As expected, 49ers linebacker Aldon Smith has been given an indefinite leave of absence—it is not a suspension, as some have reported—to enter a rehab facility for a substance-abuse problem in the wake of his DUI arrest from Friday morning. Smith's locker was "completely empty" not long after the Niners' loss to the Colts.
Per PFT, Smith did stick around long enough to apologize when questioned by reporters:
“First off, I wanted to apologize to the team, the organization, my family, everybody I let down,” Smith said. “I also want to let it be known that this is a problem and something I will get fixed. I’ll do everything in my power to make sure this never happens again. I also want everyone to know, once again, I’m sorry and like I said, this won’t happen again.”
Peter King reported on Football Night in America tonight that Smith will enter an in-patient facility in the days ahead. In-patient rehab programs can last up to four weeks, so Smith's leave could last a while.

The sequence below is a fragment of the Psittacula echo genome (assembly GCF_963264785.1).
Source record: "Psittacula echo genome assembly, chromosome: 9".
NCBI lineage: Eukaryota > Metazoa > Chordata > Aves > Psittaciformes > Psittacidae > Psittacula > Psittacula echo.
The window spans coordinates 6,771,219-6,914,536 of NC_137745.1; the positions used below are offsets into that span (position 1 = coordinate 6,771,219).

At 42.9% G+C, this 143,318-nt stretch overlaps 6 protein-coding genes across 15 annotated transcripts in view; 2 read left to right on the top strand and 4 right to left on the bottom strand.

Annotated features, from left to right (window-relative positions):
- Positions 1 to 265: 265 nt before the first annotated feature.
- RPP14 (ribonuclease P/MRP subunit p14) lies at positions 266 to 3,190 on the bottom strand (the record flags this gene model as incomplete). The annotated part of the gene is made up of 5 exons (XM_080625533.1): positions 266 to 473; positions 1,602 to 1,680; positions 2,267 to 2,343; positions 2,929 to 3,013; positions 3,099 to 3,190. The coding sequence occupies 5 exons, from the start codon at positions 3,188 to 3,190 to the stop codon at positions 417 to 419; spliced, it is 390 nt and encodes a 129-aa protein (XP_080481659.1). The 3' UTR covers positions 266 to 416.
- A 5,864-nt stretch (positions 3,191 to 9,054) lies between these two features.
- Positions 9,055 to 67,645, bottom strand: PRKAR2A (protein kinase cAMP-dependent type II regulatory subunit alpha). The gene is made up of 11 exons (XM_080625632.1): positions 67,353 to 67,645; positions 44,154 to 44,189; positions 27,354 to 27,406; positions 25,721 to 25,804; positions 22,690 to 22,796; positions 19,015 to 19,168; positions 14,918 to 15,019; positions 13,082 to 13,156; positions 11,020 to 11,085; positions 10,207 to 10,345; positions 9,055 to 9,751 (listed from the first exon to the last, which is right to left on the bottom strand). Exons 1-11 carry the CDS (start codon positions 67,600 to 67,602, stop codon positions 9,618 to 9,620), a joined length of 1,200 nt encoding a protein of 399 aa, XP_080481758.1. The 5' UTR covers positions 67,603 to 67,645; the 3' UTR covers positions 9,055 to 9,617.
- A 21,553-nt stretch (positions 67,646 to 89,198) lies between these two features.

According to ESPN, the 49ers were not permitted to suspend Smith for today's game under the terms of the collective bargaining agreement, and the NFL is not going to suspend him until after his DUI case is adjudicated. NFL.com says Smith was also arrested on suspicion of DUI in March of last year and that he completed a program for first-time offenders in exchange for pleading guilty to reckless driving.
49ers CEO Jed York said the team will do "do everything we can do to help him with this."
Updated (11:39 p.m.): The Niners could have deactivated Smith, but York said the franchise didn't think that was its best option:
“Our opinion was, sitting somebody down and paying them to sit down when they’re going to seek treatment in the future, that didn’t seem like an appropriate punishment,” York said. “I know it might not sound reasonable, but for Aldon to be able to face the media, face his teammates, and take full responsibility for what he’s doing, we felt that was the best situation for Aldon himself, and for the team, and ultimately the community at large. And I realize people might not agree with that decision, but that was the decision that we felt was best.”
Photo: Associated Press